One of the last remaining Saturday sports titles is set to cease publication in print and be relaunched as an online-only product.
The announcement makes no direct reference to the print edition but the National Union of Journalists claimed staff were told on Tuesday that it was ceasing publication.
It said there were no jobs directly at risk, although it believes some copytakers’ work may go.
The Saturday sports edition has been produced for more than a century, after being founded in 1907, and it is one of a handful of such titles still being produced around the country.
One of The Star’s sister titles in Johnston Press, Portsmouth daily The News, closed its Saturday sports paper last October.
Star editor Jeremy Clifford said: “It is an exciting development in the history of the Green ‘Un, which will see it become far more immediate, responsive and reactive to what is going on in the footballing world.
“The Green ‘Un brand has a long and proud history in Sheffield and this will continue. It started out with homing pigeons carrying the sports results back to head office and this is yet another development in its history.”
“With changing times of kick-offs and the ready availability of results and reports now on phones, tablets and the internet, the printed product on a Saturday evening has far less relevance than it used to.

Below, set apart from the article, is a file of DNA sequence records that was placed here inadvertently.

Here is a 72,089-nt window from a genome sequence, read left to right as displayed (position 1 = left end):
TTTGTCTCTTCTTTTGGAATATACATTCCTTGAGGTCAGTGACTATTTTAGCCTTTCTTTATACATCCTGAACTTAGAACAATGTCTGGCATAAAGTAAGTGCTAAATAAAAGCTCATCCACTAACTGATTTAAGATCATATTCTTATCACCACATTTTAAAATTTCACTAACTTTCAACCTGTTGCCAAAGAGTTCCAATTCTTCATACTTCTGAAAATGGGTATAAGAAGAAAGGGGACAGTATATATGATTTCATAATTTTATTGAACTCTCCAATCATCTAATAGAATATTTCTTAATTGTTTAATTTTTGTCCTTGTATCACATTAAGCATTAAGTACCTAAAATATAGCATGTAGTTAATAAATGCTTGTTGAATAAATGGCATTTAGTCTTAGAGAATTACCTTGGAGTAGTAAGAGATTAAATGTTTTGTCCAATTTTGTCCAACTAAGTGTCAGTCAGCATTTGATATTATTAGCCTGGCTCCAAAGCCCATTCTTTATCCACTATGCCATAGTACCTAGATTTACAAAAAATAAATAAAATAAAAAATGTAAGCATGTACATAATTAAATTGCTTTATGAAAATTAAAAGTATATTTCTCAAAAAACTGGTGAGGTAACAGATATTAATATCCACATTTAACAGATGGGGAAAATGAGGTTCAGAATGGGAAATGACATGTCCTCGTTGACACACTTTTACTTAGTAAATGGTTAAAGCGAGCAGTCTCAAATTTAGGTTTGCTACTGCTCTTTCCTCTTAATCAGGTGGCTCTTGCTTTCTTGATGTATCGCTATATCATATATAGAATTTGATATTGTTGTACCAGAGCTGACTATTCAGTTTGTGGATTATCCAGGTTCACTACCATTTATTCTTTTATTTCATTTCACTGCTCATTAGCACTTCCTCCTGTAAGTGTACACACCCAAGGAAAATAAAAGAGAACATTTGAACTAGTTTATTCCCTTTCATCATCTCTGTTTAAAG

“People have found other ways of getting what they want, which is why we are responding in an entrepreneurial way by putting all of our resources into a digital platform, on mobile, website, Twitter and online, to ensure the brand name continues to have a future.”
However the NUJ is now calling for a thorough investigation into keeping the Green ‘Un as a print and online product and has called for a full consultation with staff and Sheffield residents.
Chris Morley, Northern and Midlands organiser, said: “For too long, senior newspaper executives with bloated salaries have been making decisions to close well-loved and widely admired titles after years of slowing bleeding them to death through lack of investment. Closure is a mark of their failure, not the failure of a title with a century-old tradition.
“Instead of getting paid as entrepreneurs growing their business, corporate terminators are showered with huge sums to hack off large parts of their own companies.
“The trouble is that they did not make these businesses. They therefore should not have the ability to snuff them out as publications on the streets without widespread and fullsome debate and consultation with the communities from where these titles emerged.
“I challenge Johnston Press to engage with the people of Sheffield about the proposed loss of The Star’s Green ‘Un edition – and have the guts for once to invest properly in their printed products to make them a success in combination with the new publishing platforms that exist today.”